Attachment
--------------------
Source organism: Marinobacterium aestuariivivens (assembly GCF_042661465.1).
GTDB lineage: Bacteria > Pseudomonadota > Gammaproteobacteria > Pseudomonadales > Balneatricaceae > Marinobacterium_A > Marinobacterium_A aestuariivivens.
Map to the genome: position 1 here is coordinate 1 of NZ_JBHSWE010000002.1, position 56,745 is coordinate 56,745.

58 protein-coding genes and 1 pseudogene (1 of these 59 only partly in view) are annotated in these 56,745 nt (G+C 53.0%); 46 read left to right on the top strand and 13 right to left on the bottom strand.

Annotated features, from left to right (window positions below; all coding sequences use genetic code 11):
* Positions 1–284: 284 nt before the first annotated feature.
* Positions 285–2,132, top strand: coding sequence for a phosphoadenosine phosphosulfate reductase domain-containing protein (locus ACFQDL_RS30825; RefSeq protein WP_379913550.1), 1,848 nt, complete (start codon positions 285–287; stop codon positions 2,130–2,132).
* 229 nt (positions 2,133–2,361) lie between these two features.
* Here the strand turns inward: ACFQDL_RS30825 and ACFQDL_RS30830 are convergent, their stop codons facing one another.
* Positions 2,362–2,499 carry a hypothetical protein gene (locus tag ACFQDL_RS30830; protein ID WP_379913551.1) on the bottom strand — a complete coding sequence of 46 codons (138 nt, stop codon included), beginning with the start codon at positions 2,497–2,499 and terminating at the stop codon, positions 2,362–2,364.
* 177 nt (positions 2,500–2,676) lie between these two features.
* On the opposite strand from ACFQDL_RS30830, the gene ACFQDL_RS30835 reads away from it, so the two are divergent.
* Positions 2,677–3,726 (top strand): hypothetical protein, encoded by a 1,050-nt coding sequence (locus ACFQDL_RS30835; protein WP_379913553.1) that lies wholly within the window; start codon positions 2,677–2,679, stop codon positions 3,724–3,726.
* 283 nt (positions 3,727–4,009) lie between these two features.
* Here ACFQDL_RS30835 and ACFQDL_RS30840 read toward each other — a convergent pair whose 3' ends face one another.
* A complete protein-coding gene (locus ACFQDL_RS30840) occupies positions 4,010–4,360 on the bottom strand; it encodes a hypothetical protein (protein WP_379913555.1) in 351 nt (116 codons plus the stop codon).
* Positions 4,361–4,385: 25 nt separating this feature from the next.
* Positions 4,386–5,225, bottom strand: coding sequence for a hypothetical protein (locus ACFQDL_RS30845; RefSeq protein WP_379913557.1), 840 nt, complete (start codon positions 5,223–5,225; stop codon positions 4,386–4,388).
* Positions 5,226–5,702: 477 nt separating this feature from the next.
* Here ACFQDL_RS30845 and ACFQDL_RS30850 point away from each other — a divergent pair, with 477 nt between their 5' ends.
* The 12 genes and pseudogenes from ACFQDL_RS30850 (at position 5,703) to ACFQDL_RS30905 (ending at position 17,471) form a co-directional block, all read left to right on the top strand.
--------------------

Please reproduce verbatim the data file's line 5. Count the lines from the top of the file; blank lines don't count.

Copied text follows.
Annotated features, from left to right (window positions below; all coding sequences use genetic code 11):